Bad Boys For Life is a film that is going to be adored by the original fans of this franchise. The magic, the style and the charisma all returns with a storyline that goes above and beyond what any of us could have hoped for. Cast all the doubts aside because this is action cinema at its very finest.

 

 

 

 

Kyle McGrath’s Review:

 

 

 

 

Average Subculture Rating:

 

 

IMDB Rating:   Bad Boys for Life (2020) on IMDb

 

Other Subculture Entertainment Bad Boys For Life Reviews: N/A

Trailer:

The Hunger Games Mockingjay Part 1 Poster

Summary: Katniss Everdeen reluctantly becomes the symbol of a mass rebellion against the autocratic Capitol.

Year: 2014

Australian Cinema Release Date: 19th November, 2014

Australian DVD Release Date: TBA

Country: USA

Director: Francis Lawrence

Screenwriter: Peter Craig, Danny Strong, Suzanne Collins (novel)

Cast: Mahershala Ali (Boggs), Elizabeth Banks (Effie Trinket), Wes Chatham (Castor), Sam Claflin (Finnick Odair), Stef Dawson (Annie Cresta), Natlie Dormer (Cressida), Michelle Forbes (Lieutenant Jackson), Michael Garza (Eddy), Woody Harrelson (Haymitch Abernathy), Liam Hemsworth (Gale Hawthorne), Elden Henson (Pollux), Philip Seymour Hoffman (Plutarch Heavensbee), Josh Hutcherson (Peeta Mellark), Robert Knepper (Antonius), Jennifer Lawrence (Katniss Everdeen), Jena Malone (Johanna Mason), Patina Miller (Commandor Paylor), Julianne Moore (President Alma Coin), Evan Ross (Messalla), Willow Shields (Primrose Everdeen), Donald Sutherland (President Snow), Jermaine Tindell (Luther), Stanley Tucci (Caesar Flickerman), Jeffrey Wright (Beetee)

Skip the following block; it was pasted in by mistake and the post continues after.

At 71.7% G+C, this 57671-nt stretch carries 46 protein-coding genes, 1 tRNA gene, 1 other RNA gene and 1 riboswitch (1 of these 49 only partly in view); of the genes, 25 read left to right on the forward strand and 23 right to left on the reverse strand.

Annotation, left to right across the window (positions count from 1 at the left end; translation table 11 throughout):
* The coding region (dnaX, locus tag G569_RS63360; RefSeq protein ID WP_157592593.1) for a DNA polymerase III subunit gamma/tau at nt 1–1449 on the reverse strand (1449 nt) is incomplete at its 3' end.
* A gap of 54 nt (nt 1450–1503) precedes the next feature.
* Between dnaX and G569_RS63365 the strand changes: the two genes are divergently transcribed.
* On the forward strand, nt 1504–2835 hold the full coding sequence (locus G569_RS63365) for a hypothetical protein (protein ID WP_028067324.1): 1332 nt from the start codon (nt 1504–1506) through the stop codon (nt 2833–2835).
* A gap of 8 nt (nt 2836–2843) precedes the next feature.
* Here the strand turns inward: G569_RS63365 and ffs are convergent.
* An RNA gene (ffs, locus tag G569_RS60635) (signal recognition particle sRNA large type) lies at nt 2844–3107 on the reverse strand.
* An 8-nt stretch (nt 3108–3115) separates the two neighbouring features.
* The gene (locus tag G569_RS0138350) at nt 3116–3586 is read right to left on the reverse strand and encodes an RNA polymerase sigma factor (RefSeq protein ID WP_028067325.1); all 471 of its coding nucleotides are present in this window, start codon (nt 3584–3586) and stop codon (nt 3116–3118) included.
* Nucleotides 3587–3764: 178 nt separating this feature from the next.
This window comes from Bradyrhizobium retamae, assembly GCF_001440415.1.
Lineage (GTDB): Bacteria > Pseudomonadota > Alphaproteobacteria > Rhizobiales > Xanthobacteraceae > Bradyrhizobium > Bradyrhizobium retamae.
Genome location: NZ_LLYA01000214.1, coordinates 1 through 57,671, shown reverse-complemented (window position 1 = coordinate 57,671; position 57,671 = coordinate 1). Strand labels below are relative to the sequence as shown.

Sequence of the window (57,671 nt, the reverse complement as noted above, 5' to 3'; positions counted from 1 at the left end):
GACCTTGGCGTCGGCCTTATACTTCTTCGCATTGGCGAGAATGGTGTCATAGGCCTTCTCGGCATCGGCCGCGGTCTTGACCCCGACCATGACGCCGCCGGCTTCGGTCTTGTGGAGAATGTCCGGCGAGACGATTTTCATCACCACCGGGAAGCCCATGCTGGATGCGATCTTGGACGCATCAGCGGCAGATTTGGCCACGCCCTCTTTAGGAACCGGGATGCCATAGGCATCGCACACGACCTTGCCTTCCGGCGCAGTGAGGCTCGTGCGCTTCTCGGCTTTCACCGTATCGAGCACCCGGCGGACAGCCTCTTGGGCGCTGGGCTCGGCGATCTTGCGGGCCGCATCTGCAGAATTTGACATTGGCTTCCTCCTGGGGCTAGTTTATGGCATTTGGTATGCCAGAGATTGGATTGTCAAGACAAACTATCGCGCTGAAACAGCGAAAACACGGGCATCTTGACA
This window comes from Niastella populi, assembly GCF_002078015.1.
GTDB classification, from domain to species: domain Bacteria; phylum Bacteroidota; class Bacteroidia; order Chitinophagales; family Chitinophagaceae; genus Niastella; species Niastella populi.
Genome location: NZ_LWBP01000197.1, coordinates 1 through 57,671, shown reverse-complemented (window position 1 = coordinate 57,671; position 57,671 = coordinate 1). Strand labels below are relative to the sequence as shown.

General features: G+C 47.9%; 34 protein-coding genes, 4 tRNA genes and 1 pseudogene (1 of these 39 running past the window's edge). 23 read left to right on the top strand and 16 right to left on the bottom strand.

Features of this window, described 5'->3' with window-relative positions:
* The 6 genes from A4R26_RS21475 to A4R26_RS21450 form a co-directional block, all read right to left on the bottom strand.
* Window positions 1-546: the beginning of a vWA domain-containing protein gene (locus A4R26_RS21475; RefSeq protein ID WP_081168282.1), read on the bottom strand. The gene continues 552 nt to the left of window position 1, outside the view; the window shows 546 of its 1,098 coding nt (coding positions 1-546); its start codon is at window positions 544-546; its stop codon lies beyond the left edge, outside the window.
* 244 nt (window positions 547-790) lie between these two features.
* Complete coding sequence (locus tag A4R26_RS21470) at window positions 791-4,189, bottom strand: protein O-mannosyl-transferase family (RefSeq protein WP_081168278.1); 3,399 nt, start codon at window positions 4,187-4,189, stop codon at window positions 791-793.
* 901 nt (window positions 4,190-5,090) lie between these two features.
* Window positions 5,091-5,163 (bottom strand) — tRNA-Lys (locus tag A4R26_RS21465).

Runtime: 123 mins

Classification: M

 

OUR THE HUNGER GAMES: MOCKINGJAY PART 1 REVIEWS & RATINGS:

 

David Griffiths:

There is no way any filmmaker would envy director Francis Lawrence for the task ahead of him we he started his directorial duties on The Hunger Games: Mockingjay Part 1. Just like David Yates (Harry Potter And The Deathly Hallows Part 1) and Bill Condon (The Twilight Saga: Breaking Dawn Part 1) Lawrence has found himself with the extremely difficult task of making the first part of a two part novel adaption franchise both watchable and enjoyable.

It doesn’t sound like much a struggle but when you consider that a huge chunk of a first half of a novel is normally about character development and ‘setting up of the world’ if often means that the filmmakers are trying to turn something ultimately dull and technical into something watchable at the cinema. Both Yates and Condon struggled with their tasks the result being fans calling the Part 1 of the finales the weakest films of the franchise, even Peter Jackson didn’t seem up to the task with the first Hobbit film with some saying it was so dull it looked like a documentary about walking treks across New Zealand.